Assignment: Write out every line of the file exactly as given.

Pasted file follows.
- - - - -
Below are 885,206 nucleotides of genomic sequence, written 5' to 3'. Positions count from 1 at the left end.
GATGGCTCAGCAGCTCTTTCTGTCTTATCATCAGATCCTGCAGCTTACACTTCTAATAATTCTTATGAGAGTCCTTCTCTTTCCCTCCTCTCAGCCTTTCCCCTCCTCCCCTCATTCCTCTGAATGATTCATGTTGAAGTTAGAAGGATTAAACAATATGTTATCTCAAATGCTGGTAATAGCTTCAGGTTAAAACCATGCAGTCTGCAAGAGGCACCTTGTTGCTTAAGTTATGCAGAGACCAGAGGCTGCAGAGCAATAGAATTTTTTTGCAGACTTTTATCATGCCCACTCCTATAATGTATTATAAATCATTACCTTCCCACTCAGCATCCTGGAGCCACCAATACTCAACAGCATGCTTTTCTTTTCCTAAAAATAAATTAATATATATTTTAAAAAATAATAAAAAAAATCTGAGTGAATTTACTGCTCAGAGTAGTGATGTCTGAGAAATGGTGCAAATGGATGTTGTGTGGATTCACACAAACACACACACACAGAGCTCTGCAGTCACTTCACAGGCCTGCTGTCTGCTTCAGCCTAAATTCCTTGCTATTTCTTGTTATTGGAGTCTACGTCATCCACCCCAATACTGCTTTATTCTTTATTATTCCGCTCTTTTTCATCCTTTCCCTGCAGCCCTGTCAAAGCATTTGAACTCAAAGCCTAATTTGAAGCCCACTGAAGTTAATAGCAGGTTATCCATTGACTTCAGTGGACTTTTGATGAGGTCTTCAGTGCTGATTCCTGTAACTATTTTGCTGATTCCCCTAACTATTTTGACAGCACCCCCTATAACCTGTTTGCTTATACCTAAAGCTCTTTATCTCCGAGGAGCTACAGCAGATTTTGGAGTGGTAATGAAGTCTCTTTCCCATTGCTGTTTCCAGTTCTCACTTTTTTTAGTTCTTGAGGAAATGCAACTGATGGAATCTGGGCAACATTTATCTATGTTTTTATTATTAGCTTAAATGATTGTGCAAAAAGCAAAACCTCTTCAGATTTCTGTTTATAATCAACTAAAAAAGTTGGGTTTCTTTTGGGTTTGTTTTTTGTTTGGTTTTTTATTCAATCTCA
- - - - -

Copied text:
Below are 885,206 nucleotides of genomic sequence, written 5' to 3'. Positions count from 1 at the left end.
GATGGCTCAGCAGCTCTTTCTGTCTTATCATCAGATCCTGCAGCTTACACTTCTAATAATTCTTATGAGAGTCCTTCTCTTTCCCTCCTCTCAGCCTTTCCCCTCCTCCCCTCATTCCTCTGAATGATTCATGTTGAAGTTAGAAGGATTAAACAATATGTTATCTCAAATGCTGGTAATAGCTTCAGGTTAAAACCATGCAGTCTGCAAGAGGCACCTTGTTGCTTAAGTTATGCAGAGACCAGAGGCTGCAGAGCAATAGAATTTTTTTGCAGACTTTTATCATGCCCACTCCTATAATGTATTATAAATCATTACCTTCCCACTCAGCATCCTGGAGCCACCAATACTCAACAGCATGCTTTTCTTTTCCTAAAAATAAATTAATATATATTTTAAAAAATAATAAAAAAAATCTGAGTGAATTTACTGCTCAGAGTAGTGATGTCTGAGAAATGGTGCAAATGGATGTTGTGTGGATTCACACAAACACACACACACAGAGCTCTGCAGTCACTTCACAGGCCTGCTGTCTGCTTCAGCCTAAATTCCTTGCTATTTCTTGTTATTGGAGTCTACGTCATCCACCCCAATACTGCTTTATTCTTTATTATTCCGCTCTTTTTCATCCTTTCCCTGCAGCCCTGTCAAAGCATTTGAACTCAAAGCCTAATTTGAAGCCCACTGAAGTTAATAGCAGGTTATCCATTGACTTCAGTGGACTTTTGATGAGGTCTTCAGTGCTGATTCCTGTAACTATTTTGCTGATTCCCCTAACTATTTTGACAGCACCCCCTATAACCTGTTTGCTTATACCTAAAGCTCTTTATCTCCGAGGAGCTACAGCAGATTTTGGAGTGGTAATGAAGTCTCTTTCCCATTGCTGTTTCCAGTTCTCACTTTTTTTAGTTCTTGAGGAAATGCAACTGATGGAATCTGGGCAACATTTATCTATGTTTTTATTATTAGCTTAAATGATTGTGCAAAAAGCAAAACCTCTTCAGATTTCTGTTTATAATCAACTAAAAAAGTTGGGTTTCTTTTGGGTTTGTTTTTTGTTTGGTTTTTTATTCAATCTCA